Characters

Download PDF Print Page Citation Share Link

Last Updated on May 13, 2015, by eNotes Editorial. Word Count: 358

Listener
After the narrator, the unnamed listener—the narrator’s regular drinking partner—is the most important character in ‘‘A Guide to Berlin.’’ The narrator introduces him in the story’s first sentence as his friend, and it is to him that he narrates the odd guide to Berlin that comprises the bulk of the story. Although he is deemed ‘‘the listener,’’ he, ironically, is the only character who speaks in the story. When the reader first hears him in the story’s last section, he is scornfully rejecting the narrator’s guide and complains that the city it purports to describe is, in any event, ‘‘boring,’’ ‘‘foreign,’’ and ‘‘expensive.’’ One view of the listener’s role in the story is that he represents the blinkered, unimaginative, ordinary world, trapped in its own present and unable to see the glimpses of the future that sustain the narrator’s spirit.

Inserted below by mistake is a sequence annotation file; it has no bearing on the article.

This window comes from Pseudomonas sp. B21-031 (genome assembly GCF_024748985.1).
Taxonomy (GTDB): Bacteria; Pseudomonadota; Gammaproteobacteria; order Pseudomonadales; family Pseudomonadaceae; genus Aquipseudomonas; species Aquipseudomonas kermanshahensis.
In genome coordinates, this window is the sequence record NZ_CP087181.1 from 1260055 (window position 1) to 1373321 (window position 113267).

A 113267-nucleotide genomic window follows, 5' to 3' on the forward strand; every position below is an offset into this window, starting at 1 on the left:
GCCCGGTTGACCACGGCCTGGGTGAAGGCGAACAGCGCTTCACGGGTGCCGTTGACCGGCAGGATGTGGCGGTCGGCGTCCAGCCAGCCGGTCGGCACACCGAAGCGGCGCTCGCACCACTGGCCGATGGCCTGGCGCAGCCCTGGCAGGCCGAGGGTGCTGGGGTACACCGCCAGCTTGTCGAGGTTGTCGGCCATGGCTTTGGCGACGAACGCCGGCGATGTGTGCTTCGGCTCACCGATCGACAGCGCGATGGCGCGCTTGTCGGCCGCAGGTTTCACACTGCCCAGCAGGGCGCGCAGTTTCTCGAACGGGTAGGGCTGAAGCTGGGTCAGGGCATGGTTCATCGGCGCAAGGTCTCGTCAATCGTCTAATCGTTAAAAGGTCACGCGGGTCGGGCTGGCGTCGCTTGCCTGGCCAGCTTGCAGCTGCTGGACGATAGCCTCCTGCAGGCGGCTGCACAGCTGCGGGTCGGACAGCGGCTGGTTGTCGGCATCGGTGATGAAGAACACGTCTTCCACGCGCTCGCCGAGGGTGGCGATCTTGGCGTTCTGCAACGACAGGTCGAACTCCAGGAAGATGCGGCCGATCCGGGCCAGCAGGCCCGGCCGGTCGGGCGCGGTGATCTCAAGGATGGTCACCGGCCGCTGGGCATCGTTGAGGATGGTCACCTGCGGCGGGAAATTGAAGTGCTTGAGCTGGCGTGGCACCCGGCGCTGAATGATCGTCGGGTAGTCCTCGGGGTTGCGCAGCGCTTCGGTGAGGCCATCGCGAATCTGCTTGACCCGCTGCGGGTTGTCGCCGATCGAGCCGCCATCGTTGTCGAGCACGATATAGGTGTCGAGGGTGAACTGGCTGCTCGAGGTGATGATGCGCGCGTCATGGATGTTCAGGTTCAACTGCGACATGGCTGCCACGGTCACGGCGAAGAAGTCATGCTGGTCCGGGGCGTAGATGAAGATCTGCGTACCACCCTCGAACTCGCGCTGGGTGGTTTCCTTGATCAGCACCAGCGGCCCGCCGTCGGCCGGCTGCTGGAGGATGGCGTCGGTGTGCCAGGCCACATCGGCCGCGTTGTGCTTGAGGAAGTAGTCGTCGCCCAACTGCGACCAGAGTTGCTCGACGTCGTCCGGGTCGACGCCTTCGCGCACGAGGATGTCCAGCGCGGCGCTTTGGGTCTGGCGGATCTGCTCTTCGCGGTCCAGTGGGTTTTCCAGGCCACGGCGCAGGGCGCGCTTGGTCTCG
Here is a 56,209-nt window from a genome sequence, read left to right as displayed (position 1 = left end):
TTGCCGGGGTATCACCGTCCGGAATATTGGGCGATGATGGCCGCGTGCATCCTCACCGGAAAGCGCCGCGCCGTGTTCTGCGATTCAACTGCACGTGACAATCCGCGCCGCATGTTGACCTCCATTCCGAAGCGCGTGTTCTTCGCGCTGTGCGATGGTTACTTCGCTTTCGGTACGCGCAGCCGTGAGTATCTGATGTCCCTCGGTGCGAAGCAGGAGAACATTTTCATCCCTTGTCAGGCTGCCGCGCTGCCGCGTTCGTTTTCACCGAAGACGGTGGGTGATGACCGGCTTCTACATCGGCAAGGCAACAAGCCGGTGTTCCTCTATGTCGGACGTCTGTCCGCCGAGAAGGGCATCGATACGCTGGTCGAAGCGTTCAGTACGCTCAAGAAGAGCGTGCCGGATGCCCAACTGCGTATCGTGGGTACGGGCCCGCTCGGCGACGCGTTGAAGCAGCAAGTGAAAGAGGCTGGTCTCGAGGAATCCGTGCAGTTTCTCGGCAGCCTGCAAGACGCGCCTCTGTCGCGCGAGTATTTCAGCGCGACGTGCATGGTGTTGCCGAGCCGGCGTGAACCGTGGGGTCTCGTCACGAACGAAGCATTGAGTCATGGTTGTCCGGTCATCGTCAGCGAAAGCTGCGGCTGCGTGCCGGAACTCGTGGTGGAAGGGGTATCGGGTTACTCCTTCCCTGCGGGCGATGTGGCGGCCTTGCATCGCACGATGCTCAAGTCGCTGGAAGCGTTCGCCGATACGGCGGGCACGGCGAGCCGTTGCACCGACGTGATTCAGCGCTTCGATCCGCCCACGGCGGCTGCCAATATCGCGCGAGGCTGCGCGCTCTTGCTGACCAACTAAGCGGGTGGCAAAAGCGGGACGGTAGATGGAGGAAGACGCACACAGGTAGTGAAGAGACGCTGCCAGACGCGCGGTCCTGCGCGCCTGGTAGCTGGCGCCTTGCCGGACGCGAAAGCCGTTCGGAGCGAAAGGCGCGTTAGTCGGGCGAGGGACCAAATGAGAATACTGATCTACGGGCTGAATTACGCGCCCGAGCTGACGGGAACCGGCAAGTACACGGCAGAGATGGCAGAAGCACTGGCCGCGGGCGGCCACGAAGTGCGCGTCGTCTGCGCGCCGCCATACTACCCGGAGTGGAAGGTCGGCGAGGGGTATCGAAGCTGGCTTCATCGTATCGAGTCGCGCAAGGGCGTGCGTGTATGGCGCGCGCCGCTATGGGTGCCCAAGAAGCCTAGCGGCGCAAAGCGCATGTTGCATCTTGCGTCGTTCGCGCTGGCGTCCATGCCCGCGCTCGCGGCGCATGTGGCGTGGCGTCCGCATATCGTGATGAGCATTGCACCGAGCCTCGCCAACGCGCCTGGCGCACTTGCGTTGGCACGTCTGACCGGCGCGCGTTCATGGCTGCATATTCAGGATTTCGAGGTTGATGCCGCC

Illustration of PDF document

Download A Guide to Berlin Study Guide

Subscribe Now

Narrator
The unnamed narrator is the central figure in the story. His descriptions of the things he encounters during a morning’s tram ride to the Berlin Zoo is the reader’s only source of information about the city and its people. Although the narrator discloses little about himself, it appears that, like Nabokov, he is a writer who once lived in St. Petersburg, Russia. Because of his apparent distaste for Russian communists (‘‘topical utopias and other inanities’’), the reader may infer that the narrator is also a Russian emigre living, as many of Nabokov’s exiled countrymen did, in Berlin’s Russian district south of the Berlin Zoo.

Unlike Nabokov, however, the narrator appears to have been terribly disfigured by war or some other tragic incident. The reader learns, for example, that he carries a ‘‘rubber heeled’’ walking stick; that women sympathetically give up their window seats for him when he boards streetcars, though they avoid looking at him; and that the child who regards him in the bar at the end of the story sees an ‘‘empty right sleeve and scarred face.’’ Throughout the story, the narrator is quietly attentive, reflective, and sympathetic towards the world around him, and is acutely conscious of the passage of time.

Unlock This Study Guide Now

Start your 48-hour free trial and unlock all the summaries, Q&A, and analyses you need to get better grades now.

  • 30,000+ book summaries
  • 20% study tools discount
  • Ad-free content
  • PDF downloads
  • 300,000+ answers
  • 5-star customer support
Start your 48-hour free trial
Previous

Themes

Next

Critical Essays

Explore Study Guides